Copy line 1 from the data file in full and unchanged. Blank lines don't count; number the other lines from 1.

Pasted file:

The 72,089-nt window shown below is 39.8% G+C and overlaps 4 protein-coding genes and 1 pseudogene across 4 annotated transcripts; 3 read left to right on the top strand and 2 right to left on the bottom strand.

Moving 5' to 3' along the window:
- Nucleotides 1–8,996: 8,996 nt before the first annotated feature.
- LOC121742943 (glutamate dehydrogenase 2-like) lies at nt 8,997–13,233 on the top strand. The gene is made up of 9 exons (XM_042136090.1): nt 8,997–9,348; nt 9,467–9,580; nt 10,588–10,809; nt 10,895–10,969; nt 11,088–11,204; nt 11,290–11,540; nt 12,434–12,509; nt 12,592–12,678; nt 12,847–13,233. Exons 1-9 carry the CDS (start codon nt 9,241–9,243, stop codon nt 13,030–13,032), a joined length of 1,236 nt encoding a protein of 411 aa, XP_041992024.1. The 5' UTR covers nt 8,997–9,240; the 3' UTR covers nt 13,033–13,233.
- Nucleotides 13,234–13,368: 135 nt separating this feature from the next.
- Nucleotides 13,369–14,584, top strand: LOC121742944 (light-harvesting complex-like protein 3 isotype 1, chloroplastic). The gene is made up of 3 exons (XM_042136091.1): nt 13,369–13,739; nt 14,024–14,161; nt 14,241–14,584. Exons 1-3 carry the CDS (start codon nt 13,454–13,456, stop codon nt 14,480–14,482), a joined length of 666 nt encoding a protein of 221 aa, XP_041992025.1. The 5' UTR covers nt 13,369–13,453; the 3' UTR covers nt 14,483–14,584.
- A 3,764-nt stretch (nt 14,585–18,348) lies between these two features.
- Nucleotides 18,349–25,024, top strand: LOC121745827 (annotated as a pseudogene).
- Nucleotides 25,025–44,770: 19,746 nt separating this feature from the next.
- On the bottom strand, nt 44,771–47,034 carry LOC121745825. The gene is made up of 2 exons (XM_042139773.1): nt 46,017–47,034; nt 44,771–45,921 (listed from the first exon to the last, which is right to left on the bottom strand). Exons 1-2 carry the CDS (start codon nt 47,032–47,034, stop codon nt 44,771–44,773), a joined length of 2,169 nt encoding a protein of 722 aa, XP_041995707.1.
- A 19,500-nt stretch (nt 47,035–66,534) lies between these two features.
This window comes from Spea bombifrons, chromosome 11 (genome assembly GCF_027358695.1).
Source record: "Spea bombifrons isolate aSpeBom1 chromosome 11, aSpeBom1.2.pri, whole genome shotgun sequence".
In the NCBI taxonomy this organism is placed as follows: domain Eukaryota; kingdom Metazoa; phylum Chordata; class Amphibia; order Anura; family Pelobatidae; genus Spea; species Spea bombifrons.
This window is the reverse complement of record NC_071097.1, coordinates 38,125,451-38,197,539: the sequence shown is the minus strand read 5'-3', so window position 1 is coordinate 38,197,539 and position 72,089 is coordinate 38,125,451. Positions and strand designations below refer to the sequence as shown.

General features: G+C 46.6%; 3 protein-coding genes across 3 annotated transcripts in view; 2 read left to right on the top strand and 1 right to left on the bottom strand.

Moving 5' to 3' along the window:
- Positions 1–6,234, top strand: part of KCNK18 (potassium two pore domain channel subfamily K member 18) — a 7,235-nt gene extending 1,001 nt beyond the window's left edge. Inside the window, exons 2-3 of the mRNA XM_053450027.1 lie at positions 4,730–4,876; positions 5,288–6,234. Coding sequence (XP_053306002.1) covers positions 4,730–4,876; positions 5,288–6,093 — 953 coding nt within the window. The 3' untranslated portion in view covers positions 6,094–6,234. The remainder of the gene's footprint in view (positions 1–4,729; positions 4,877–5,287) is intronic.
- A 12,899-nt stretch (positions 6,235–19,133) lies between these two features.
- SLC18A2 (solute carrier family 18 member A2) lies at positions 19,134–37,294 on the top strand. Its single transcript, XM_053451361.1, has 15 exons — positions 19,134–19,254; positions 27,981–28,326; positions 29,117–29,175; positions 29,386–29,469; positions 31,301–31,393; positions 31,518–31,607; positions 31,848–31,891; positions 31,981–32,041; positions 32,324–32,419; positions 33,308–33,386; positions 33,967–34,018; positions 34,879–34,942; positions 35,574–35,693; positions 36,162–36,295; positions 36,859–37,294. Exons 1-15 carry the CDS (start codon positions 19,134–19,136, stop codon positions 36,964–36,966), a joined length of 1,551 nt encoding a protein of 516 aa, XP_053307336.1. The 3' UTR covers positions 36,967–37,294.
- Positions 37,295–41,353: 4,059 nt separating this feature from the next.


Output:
The 72,089-nt window shown below is 39.8% G+C and overlaps 4 protein-coding genes and 1 pseudogene across 4 annotated transcripts; 3 read left to right on the top strand and 2 right to left on the bottom strand.